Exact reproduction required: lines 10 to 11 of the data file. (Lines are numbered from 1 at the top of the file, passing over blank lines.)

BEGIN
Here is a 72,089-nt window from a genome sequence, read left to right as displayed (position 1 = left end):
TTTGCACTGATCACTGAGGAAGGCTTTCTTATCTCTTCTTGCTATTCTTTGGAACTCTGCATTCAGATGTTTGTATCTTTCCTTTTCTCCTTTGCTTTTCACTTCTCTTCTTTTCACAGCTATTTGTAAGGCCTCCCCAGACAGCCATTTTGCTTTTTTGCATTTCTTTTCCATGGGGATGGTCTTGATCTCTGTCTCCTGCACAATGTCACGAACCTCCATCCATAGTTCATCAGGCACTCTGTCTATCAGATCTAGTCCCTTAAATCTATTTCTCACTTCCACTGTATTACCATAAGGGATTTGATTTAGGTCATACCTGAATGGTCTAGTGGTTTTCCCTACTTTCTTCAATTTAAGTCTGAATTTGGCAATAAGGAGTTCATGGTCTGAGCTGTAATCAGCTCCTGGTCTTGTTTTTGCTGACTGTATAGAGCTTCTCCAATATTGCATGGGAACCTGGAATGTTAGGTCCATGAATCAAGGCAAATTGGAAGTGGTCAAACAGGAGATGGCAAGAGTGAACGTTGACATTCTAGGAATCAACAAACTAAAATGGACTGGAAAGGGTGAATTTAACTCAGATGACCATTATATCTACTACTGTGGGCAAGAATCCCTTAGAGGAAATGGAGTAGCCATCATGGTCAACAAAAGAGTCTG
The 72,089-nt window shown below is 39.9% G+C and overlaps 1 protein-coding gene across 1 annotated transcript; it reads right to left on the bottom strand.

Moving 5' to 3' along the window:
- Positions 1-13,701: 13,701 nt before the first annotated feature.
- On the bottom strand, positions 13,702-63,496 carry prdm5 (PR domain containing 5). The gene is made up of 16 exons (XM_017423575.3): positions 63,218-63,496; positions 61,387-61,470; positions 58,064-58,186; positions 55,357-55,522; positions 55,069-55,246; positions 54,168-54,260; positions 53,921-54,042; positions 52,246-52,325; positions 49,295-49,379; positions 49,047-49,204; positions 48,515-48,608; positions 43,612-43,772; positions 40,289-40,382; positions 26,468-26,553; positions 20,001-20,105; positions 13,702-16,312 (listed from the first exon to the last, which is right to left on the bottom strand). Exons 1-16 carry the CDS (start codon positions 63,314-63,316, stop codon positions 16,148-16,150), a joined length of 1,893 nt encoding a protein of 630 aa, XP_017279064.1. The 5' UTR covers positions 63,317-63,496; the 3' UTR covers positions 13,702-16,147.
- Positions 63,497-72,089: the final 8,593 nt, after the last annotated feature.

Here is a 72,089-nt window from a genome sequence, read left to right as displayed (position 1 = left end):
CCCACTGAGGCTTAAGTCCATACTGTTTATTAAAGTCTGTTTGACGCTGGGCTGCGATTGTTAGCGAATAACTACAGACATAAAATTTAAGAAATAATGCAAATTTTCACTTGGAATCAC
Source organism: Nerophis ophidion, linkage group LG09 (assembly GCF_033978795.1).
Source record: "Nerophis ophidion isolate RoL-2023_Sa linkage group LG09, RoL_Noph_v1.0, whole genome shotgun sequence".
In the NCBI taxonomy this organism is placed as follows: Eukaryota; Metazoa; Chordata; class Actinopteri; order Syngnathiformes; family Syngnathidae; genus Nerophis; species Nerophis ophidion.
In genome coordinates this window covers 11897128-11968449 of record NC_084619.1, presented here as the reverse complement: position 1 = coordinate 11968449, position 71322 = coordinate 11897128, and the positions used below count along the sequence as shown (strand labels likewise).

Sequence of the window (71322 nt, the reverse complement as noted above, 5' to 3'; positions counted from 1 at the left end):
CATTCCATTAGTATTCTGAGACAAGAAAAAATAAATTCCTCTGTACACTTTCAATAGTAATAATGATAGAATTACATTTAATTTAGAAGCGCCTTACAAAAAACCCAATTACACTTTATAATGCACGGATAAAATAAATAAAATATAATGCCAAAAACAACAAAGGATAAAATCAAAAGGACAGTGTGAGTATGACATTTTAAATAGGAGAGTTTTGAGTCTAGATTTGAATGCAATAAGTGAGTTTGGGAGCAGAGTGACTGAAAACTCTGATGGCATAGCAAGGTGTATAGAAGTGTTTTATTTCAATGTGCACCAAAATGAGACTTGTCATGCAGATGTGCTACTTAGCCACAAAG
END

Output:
Source organism: Nerophis ophidion, linkage group LG09 (assembly GCF_033978795.1).
Source record: "Nerophis ophidion isolate RoL-2023_Sa linkage group LG09, RoL_Noph_v1.0, whole genome shotgun sequence".